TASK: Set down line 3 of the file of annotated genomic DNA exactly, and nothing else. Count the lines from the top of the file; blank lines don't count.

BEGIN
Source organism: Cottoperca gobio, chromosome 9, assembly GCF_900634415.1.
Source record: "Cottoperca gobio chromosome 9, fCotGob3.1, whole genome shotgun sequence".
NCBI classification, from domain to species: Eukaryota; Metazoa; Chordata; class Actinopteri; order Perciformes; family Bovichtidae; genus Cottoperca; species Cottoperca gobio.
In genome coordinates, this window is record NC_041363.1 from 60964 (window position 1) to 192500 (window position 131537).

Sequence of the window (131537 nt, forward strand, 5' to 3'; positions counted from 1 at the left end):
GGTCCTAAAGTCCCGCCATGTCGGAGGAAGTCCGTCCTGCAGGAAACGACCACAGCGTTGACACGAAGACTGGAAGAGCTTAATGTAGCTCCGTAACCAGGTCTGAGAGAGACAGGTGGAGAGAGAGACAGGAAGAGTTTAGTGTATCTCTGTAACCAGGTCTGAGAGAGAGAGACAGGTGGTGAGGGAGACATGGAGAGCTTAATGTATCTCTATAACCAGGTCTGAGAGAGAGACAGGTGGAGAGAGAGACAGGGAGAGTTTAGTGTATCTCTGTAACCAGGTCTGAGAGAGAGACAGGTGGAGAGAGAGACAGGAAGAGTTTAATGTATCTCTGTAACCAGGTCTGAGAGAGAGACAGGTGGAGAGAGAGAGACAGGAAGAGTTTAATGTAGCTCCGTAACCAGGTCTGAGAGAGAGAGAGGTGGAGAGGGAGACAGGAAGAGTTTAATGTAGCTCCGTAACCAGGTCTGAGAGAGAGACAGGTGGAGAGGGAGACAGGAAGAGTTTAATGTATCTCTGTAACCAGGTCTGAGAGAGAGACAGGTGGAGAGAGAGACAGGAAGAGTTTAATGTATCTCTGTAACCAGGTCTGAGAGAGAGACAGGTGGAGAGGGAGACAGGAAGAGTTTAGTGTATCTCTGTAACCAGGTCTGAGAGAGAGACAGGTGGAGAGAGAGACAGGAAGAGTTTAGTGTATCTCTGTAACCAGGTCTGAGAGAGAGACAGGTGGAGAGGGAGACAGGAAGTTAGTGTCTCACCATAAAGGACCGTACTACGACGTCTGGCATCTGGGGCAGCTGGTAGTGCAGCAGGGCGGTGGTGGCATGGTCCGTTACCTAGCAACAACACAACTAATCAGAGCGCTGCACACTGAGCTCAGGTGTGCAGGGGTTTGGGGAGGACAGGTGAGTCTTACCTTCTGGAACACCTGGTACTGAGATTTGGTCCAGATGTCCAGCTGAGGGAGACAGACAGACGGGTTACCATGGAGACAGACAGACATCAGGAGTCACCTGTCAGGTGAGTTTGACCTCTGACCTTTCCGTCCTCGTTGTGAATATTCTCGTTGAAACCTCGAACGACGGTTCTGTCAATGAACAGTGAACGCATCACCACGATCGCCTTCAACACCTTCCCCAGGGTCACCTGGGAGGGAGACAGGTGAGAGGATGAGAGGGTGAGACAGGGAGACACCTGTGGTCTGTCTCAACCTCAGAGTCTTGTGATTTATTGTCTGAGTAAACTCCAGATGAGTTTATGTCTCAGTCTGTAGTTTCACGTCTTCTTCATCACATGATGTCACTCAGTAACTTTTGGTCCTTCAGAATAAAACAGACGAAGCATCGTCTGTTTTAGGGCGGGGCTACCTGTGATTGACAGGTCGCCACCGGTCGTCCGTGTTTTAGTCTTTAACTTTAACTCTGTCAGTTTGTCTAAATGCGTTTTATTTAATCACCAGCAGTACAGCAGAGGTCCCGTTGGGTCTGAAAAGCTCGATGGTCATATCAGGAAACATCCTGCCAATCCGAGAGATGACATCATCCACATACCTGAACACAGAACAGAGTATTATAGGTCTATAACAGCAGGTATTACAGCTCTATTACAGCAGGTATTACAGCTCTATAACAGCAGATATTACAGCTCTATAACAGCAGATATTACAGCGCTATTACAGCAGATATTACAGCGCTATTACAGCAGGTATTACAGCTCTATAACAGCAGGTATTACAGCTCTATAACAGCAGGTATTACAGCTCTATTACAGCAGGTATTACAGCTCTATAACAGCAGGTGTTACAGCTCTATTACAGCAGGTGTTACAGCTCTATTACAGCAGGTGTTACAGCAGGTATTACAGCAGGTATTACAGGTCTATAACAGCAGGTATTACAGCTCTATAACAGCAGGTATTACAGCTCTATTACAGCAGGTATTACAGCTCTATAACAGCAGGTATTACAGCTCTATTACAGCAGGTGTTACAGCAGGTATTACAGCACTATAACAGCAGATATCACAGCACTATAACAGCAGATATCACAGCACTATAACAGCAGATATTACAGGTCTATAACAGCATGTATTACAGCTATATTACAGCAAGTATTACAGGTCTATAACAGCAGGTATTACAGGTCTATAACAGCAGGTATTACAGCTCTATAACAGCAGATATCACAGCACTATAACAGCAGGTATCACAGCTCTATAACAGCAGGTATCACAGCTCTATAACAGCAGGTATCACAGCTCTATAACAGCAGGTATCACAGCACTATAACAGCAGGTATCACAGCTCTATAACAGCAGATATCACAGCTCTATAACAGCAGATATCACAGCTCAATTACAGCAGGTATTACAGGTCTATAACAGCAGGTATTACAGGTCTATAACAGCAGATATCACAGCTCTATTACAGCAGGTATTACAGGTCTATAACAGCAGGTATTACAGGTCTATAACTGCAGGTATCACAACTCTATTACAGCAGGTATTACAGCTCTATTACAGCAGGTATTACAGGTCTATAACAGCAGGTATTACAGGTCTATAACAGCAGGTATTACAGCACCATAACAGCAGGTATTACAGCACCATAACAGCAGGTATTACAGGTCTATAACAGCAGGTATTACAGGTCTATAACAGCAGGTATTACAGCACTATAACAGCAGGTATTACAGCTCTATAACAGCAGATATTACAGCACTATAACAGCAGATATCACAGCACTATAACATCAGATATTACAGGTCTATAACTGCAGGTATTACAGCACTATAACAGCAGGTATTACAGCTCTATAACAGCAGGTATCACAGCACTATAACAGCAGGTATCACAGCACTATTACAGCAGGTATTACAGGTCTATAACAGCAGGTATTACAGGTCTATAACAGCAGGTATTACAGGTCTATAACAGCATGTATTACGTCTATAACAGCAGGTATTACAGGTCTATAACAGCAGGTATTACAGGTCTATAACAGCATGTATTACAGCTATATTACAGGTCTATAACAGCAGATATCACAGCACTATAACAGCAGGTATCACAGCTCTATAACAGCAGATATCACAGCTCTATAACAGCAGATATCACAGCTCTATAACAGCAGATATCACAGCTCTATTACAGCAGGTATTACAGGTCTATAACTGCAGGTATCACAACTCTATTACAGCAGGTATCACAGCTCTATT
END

NCBI classification, from domain to species: Eukaryota; Metazoa; Chordata; class Actinopteri; order Perciformes; family Bovichtidae; genus Cottoperca; species Cottoperca gobio.